Peggy Bechko: Thinking About What You Write

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by Peggy Bechko

Here’s a Thought…

Ever really stop what you’re doing and think about how you write? How you physically, emotionally and mentally create the output you write?

Every writer is different, has different ideas on ‘how to do it’ which doesn’t mean he or she is right or wrong, just that’s the way they do it.

It really could be to your benefit to pause and consider this even though it’s a part of your daily life. Why? Because it gives insight into you, how you work, how you produce and how you can improve your method.

Today, mostly, people are going to tell you, “of course I write on my computer (or tablet or even iPhone). Technology.

There was a time, back in the stone age, when I used a typewriter for all the drafts I created and yes, I admit it, even made carbon copies (you know that stuff you see in museums today – the black carbon paper inserted between two pieces of paper that made a copy you could hang on to). That was partly because the ‘copy’ machines then made miserable copies (but that’s another story).

Today I, too, use a computer and as a touch typist I can type about as fast as I think of a new idea. And of course the computer offers things like software for manuscripts and screenwriting that take a lot of the ‘formatting drudgery’ out of things. Additionally, it’s doubtful in the extreme that a publisher, editor, or script reader would much appreciate receiving anything in hand-written form for a whole lot of good reasons.

But here’s the thing. A whole lot of process is getting lost. Years ago, back in that same stone age, after I’d published my first three novels with Doubleday, I received a letter in the mail (yes a real paper letter in a real paper envelope with a logo on the stationery and everything) from the University of Wyoming library asking if I would donate my original manuscript, notes, galleys, etc. to them. It was rather flattering and I did (also it was nice to get all of that out of my office which was then a corner of my bedroom with a tiny fold-up desk).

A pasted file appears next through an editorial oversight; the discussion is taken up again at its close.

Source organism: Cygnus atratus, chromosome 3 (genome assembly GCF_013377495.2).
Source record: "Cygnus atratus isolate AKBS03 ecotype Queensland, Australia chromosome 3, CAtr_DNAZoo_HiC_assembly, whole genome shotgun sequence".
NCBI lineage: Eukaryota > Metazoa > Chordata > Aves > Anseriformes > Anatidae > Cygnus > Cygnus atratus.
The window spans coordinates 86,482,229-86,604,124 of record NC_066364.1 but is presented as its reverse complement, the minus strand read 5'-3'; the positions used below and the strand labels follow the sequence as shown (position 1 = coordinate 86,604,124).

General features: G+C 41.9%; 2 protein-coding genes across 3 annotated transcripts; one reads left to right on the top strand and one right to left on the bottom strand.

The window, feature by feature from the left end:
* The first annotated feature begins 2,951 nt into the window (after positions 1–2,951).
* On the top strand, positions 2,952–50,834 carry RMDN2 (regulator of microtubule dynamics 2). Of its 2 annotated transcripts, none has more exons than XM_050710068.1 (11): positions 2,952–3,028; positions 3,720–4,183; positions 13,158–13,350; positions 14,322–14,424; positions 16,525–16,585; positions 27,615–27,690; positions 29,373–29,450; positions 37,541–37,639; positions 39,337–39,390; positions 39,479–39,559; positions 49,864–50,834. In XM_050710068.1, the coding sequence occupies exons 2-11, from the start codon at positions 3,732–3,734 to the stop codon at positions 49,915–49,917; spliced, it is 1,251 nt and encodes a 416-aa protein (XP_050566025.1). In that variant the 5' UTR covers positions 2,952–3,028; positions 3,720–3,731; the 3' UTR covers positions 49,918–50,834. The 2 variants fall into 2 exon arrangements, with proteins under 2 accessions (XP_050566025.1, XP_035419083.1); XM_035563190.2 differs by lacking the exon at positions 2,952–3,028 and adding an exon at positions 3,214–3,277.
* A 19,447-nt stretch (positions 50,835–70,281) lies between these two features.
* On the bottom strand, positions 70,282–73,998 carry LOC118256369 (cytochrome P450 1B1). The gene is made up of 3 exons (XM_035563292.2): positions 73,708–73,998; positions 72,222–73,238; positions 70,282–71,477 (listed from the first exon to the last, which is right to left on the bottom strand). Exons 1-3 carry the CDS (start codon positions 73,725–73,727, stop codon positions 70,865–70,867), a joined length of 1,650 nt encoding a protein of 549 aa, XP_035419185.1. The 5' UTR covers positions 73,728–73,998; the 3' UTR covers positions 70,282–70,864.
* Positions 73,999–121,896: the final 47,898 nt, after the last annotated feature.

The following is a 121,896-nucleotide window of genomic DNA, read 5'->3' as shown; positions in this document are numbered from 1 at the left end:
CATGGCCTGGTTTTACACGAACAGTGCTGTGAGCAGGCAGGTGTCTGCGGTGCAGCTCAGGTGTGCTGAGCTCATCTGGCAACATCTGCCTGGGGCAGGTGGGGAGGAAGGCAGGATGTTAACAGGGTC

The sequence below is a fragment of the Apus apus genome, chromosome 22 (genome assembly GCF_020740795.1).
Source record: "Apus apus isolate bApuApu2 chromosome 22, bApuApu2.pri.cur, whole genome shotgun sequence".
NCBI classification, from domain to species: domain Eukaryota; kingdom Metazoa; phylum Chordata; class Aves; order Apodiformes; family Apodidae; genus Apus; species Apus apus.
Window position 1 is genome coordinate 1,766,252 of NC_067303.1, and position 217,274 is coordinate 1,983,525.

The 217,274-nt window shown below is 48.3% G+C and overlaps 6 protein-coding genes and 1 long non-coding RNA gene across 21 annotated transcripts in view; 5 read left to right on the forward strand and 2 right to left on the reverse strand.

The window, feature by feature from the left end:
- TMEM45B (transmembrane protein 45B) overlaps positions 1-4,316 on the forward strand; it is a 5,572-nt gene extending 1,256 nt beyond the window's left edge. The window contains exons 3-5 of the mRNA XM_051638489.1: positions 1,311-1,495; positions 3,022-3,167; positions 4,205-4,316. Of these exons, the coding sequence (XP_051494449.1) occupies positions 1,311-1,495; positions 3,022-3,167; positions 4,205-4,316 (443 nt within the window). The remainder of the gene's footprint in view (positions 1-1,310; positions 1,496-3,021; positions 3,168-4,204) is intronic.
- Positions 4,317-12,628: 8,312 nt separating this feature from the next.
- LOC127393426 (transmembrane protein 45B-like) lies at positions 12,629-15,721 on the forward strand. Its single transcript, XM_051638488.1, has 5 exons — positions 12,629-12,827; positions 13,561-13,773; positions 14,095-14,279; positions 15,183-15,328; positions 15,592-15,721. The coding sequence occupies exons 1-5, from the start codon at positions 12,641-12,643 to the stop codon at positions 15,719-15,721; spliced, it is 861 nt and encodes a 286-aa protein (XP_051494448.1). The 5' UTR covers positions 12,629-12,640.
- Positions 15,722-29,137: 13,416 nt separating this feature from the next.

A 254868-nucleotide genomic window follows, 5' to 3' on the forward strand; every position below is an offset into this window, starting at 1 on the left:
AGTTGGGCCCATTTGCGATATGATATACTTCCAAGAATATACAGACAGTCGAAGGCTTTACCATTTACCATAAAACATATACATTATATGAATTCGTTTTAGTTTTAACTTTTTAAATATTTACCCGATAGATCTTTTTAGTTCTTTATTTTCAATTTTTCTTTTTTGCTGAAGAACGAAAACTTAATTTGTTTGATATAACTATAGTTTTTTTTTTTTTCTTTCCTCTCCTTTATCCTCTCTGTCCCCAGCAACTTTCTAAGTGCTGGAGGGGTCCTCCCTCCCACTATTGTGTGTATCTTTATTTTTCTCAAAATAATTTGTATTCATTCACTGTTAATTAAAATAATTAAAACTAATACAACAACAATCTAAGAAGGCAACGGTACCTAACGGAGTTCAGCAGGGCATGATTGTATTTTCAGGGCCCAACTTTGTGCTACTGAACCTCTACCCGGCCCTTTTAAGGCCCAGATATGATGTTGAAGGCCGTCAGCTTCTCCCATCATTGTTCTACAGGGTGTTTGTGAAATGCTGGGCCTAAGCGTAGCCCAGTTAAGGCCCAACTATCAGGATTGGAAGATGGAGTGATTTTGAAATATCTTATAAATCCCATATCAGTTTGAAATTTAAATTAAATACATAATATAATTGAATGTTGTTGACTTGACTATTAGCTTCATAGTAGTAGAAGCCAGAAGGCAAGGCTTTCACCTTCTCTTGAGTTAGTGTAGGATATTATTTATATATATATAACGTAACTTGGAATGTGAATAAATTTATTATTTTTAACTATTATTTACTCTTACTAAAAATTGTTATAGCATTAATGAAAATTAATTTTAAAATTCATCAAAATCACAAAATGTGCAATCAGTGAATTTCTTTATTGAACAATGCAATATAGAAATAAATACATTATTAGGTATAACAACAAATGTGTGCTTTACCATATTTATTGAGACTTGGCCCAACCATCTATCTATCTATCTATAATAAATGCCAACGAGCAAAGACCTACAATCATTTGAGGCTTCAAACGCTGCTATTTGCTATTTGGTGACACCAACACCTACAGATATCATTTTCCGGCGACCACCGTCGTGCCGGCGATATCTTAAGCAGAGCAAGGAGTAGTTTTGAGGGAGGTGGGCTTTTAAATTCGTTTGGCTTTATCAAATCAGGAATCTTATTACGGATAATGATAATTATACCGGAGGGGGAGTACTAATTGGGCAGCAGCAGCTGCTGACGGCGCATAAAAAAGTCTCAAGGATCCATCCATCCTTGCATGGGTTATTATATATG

What’s happening to all that now? It is stored on your computer? Do you even have notes? Do you just dump it when you’re finished? Archive it? Do you save drafts as you go or just write over the original again and again until you’ve finished and no trace of your original work survives?

Hmmm. Well, I, for one, keep each draft as a separate save. I do like to see where I’ve been. I also highly recommend you occasionally write in long hand – notes, research, thoughts. Putting pen to real paper really does, at times, help to solidify thoughts. And yes, I do keep a file with those bits thrown in for a frighteningly long time.

But nobody’s asking for all those bits and pieces. Could it be they no longer care? Or could it be they don’t believe, with the advent of the digital age, that there is anything out there any more to ask for?

I think I’ve just made myself a little bit sad in a strange way.

So, how do you do it? Research, make notes, create an outline – or just start writing? Perhaps we should make a record of how all this works in the new computerized digtal age.